I’ve chosen to become a teacher. It’s going to be difficult. My days will be long and hard. I’ve already cried in my car after teaching a lesson, and I’ve been told by my mentors that it was only the first of many sob-sessions my car will see. Even so, I feel a desire to be in the classroom, working with students and helping them understand themselves and the world a little bit more.
That last part worries me. How do we help students understand themselves or the world—when both are under so much stress and tension? The United States’ recent election was ridiculously polarizing, and since I sit at a crossroads between two different families, one white and one Asian (though both American), I could see how much of a divide has come between the people I love.
After witnessing, and sometimes partaking, in a variety of conversations centered around tough topics, there’s one underlying issue that I see everyone shares: they feel that no one’s listening. (This is also a familiar complaint I hear with students). And, well, it’s something I understand, because I don’t always want to listen. I’m tired of repeating, rephrasing, reiterating my argument when it falls on deaf ears… because I feel no one listens to me, either.
And so, we have a problem. An impasse. Whether we’re talking about race, women’s rights, religion, we never come to a satisfactory conclusion, because we never really want to. In general, we go into these heated conversations with a desire to be heard, or to change the minds of the people we’re talking to. Rarely does this work. In fact, it seems like it only manages to stretch the divide. Of course, it’d be weak for me to say, “but if we only listened to each other…” The problem is more complicated, more nuanced than that. But it’s still a part of the problem. And if I want to have productive conversations with the adults in my life, or if I want to be able to have those conversations with the students I will one day teach, then I need to understand the how. How can we talk to be heard, and how can we talk to listen?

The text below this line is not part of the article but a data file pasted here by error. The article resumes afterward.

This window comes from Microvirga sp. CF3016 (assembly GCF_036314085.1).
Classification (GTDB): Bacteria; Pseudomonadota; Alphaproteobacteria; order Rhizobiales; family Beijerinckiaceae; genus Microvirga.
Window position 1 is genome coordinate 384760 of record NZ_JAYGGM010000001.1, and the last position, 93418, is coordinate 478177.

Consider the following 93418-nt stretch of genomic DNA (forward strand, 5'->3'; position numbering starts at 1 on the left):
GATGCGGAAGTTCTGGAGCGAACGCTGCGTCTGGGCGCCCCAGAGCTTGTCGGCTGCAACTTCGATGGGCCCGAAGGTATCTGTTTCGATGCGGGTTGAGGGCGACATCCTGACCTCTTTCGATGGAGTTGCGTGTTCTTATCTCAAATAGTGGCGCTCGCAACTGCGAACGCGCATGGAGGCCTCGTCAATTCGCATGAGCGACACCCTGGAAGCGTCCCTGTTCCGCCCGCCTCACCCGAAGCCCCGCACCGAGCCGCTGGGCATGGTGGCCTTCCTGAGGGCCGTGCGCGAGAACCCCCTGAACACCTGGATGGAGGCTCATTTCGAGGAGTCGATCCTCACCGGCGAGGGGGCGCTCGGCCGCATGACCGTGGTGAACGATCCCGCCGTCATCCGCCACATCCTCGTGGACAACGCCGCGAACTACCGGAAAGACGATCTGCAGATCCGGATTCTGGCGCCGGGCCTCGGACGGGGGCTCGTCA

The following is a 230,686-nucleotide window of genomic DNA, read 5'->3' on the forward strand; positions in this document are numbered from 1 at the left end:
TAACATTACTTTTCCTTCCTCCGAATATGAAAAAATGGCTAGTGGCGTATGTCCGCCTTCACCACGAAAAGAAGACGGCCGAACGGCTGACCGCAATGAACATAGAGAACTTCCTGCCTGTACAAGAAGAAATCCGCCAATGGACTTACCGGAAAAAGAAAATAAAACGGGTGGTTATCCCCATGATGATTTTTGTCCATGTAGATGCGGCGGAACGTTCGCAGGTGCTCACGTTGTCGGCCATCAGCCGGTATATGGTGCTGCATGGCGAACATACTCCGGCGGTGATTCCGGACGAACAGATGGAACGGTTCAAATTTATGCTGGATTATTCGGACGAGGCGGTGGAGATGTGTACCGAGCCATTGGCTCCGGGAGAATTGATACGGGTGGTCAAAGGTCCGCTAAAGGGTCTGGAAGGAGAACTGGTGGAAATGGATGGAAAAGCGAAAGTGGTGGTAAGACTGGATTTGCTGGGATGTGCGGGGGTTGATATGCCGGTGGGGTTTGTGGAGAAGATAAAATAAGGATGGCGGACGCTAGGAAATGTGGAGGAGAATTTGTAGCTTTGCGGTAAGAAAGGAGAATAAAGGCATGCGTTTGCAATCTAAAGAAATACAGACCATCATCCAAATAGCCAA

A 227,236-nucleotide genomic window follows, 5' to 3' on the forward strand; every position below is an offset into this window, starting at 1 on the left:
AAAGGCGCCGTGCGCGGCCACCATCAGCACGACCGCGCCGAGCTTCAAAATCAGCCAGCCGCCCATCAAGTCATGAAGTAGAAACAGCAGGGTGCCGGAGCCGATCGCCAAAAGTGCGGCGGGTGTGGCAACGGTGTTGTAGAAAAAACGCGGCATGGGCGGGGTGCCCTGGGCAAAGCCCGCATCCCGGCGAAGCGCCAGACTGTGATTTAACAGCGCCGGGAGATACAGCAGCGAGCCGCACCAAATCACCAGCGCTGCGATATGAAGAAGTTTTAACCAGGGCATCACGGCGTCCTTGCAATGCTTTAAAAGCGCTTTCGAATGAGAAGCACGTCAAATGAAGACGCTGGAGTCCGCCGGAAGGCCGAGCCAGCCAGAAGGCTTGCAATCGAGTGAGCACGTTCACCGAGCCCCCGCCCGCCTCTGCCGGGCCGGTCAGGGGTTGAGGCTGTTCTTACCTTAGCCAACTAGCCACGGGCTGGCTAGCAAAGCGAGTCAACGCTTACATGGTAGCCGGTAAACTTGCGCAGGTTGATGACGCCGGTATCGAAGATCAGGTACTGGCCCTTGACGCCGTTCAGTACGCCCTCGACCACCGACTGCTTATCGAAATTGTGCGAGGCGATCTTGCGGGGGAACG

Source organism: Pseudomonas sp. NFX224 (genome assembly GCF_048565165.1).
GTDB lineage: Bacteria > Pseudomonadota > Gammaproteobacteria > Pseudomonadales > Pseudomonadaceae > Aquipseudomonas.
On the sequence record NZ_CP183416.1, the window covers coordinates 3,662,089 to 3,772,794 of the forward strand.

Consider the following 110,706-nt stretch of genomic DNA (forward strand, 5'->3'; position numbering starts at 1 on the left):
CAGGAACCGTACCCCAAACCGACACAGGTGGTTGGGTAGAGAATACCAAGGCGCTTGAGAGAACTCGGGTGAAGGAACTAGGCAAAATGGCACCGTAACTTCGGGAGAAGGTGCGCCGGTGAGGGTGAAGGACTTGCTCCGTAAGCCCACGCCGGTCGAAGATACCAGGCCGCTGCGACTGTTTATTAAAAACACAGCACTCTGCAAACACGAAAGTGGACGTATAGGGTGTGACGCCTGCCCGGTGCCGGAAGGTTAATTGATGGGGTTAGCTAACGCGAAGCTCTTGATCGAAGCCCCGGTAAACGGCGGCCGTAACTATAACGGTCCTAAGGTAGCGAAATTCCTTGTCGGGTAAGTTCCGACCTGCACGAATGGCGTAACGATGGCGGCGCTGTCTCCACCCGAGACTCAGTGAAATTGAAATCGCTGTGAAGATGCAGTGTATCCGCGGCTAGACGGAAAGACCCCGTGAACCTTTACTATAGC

I do believe that if we enter debates or conversations with the intention to listen to another person, then our conversation would be more constructive. And while this is true, it’s also frustrating. Sometimes, I feel it’s up to me (and the people who agree with me) to be “the bigger person.” It’s up to us to swallow our pride, reach out, try to understand the others’ point of view. And on one hand, it makes sense. On the other, having to be the bigger person feels like an excuse our detractors use when they don’t want to deal with the consequences to their actions.
But we have to keep trying. Again and again, we have to open lines of dialogue, swallow the fire that wants to spark off our tongues, and listen. As much as we want to educate, to prove someone wrong, there’s hard scientific evidence to suggest that this doesn’t quite work. When we enter a discourse, it might have to be with the knowledge that we might not get anything out of it other than a bad taste in our mouths. But if we stick it out, if we allow these conversations to stretch over days, weeks, months… then it’s very likely our patience will pay off. We can’t make other people change their minds. But we can be great role models, nudge them in the right direction, and through our conversations, help them understand the other side of the argument.
Changing a person’s mind begins with letting them know we hear them. Even if we don’t agree, even if we think they’re incredibly wrong, it’s still true that they have their reasons. Until we understand what shapes them to be who they are, we’ll never understand the true essence of their argument. Despite this, there will come a day where we know, without a doubt, that whoever we are talking to will not be changed. We can show as much respect as we can muster to a person who doesn’t deserve it, and they will only respond by taking advantage of our good will. And if that’s ever the case…then maybe the fire will do.